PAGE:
LEXINGTON, Ky. (May 26, 2015) — In July, Nick Graczyk will head off to Redmond, Washington, the “Bicycle Capital of the Northwest,” and also home to Microsoft, where he will claim the title of software engineer. Graczyk’s most recent titles include “ancient scroll software extraordinaire” and University of Kentucky graduate.
Walking across the stage at Rupp Arena as recently as May 9, Graczyk earned his bachelor’s degree in computer science. Two days later, he flew to Paris, France, with the UK College of Engineering team he has been working with all semester.
Led by Brent Seales, professor and chair of the College of Engineering’s Department of Computer Science, the team, including several other students, is working to digitally unroll ancient scrolls using CT scans and a first-of-its-kind software tool built by the team. Currently, they are focused on a Herculaneum scroll, carbonized by the 79 A.D. eruption of Mount Vesuvius in Italy.
During his time working on the ancient scrolls project, Graczyk, of Lexington, has focused on the software pipeline.
Because the data the team receives from scans are only image files, they must complete multiple computations on those files to get the information needed to create particle simulations. The team then uses those simulations to segment different layers of the scroll.
“It’s a very complex process so if we don’t take good notes and we aren’t keeping track of what we’re doing along each step of the way, it can become very difficult to reproduce our results,” Graczyk said.
For Gracyzk, who has worked on the ancient scroll project since August 2014, the project has not only honed his computer science skills, but has also given him insight into a forgotten world.
“We’ve learned a lot about ancient history and Herculaneum scrolls, which was definitely something I didn’t really know much of anything about,” he said.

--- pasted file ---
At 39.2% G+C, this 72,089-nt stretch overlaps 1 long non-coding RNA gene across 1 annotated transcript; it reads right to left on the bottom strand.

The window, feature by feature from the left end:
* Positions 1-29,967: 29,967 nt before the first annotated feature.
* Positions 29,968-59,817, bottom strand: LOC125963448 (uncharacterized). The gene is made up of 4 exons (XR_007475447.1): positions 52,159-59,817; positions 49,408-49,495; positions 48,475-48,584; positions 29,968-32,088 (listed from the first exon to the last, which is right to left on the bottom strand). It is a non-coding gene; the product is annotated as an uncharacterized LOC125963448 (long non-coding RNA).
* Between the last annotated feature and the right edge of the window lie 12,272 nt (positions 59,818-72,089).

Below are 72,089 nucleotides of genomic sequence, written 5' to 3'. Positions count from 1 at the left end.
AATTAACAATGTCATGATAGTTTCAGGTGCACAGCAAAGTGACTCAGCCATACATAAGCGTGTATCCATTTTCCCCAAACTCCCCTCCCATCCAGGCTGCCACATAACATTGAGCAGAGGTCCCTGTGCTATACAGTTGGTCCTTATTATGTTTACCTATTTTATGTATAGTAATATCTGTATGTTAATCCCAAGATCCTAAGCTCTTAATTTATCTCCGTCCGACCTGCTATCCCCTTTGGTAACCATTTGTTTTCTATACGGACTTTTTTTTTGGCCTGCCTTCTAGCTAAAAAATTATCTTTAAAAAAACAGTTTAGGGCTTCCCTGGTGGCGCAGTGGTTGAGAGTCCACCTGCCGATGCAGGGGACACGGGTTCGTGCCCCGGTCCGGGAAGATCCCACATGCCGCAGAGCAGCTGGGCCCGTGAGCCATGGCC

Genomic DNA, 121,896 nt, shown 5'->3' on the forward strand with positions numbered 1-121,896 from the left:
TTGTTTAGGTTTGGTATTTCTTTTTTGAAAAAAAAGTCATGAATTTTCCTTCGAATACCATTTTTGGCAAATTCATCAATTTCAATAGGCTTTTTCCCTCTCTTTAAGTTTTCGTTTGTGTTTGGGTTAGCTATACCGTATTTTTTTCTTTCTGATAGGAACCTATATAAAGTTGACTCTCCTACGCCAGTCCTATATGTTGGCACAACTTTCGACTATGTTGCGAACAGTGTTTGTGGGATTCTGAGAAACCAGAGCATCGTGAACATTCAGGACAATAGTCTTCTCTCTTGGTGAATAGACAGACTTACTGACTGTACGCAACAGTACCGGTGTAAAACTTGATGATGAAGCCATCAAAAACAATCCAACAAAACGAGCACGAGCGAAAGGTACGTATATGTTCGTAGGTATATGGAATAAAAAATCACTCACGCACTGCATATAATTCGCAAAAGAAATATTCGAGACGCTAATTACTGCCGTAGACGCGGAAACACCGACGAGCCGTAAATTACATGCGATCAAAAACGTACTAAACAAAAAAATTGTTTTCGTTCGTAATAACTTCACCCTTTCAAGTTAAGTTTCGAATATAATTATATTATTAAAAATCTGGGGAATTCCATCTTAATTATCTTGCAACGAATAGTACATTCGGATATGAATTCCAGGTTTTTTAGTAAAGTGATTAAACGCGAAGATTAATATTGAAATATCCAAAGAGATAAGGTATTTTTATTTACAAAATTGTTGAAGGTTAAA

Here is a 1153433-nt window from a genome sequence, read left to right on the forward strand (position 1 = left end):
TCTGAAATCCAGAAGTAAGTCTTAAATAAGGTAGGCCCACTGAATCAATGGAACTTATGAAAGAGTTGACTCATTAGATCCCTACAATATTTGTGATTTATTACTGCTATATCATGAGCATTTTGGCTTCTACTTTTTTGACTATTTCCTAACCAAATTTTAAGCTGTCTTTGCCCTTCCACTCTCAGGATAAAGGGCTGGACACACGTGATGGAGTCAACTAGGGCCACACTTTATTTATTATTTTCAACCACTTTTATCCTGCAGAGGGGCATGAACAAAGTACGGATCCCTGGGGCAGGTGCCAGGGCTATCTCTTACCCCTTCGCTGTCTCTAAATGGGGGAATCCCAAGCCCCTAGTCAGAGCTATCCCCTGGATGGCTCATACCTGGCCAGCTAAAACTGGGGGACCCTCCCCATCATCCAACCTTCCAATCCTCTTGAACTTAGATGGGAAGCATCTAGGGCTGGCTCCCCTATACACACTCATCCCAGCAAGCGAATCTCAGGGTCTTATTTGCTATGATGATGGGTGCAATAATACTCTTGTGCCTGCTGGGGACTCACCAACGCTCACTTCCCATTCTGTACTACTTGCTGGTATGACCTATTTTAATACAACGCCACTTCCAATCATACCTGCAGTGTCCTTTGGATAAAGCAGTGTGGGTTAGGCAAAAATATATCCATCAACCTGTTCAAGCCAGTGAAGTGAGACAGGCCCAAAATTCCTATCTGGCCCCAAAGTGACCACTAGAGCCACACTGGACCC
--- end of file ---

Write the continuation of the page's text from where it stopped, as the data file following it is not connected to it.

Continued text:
On his trip to Paris, where the Herculaneum scrolls are housed, Graczyk and his team members presented this semester’s work at Google, which is supporting the team's project. As they each explained what they worked on throughout the past few months in their own “Google Tech Talk,” Graczyk says he realized how great of an honor it was.
“Clearly, Google could fund thousands of research projects, but ... they chose to sponsor this one," Graczyk said.
Don’t let his humble demeanor fool you though; Graczyk is already quite accustomed to working in the big leagues of software engineering.
At Intel, he worked with the Apple Enabling team on a number of tasks. At Hewlett-Packard, Graczyk interned as a core developer, working on HP Exstream. And in between those positions, he led a lab section of CS 221, the computer science course at UK for non-majors.
Even with his commitment to internships and positions in the Department of Computer Science, Graczyk became involved in the UK chapter of the Institute of Electrical and Electronic Engineers (IEEE), the world’s largest professional association for the advancement of technology, and Alpha Phi Omega, a national service organization.
Graczyk’s interest in the computer science field has also played out in regional, national and international competitions during his time at UK. He was named a semifinalist at PennApps Winter 2015 (a college hackathon), achieved the status of top 10 percent worldwide in the IEEE Xtreme Coding Competition, and received first place in the IEEE Region 3 Technical Paper Competition.
“I’ve done a lot of interesting things and projects while I’ve been here at UK,” he said. “And I think it’s definitely prepared me for a big company, software engineering job.”
With millions of people relying on Microsoft software every day, Graczyk says that he is most excited about getting to work on more projects that have a massive reach.
“Plus, I’m looking forward to seeing other UK grads join me at Microsoft someday,” he said.
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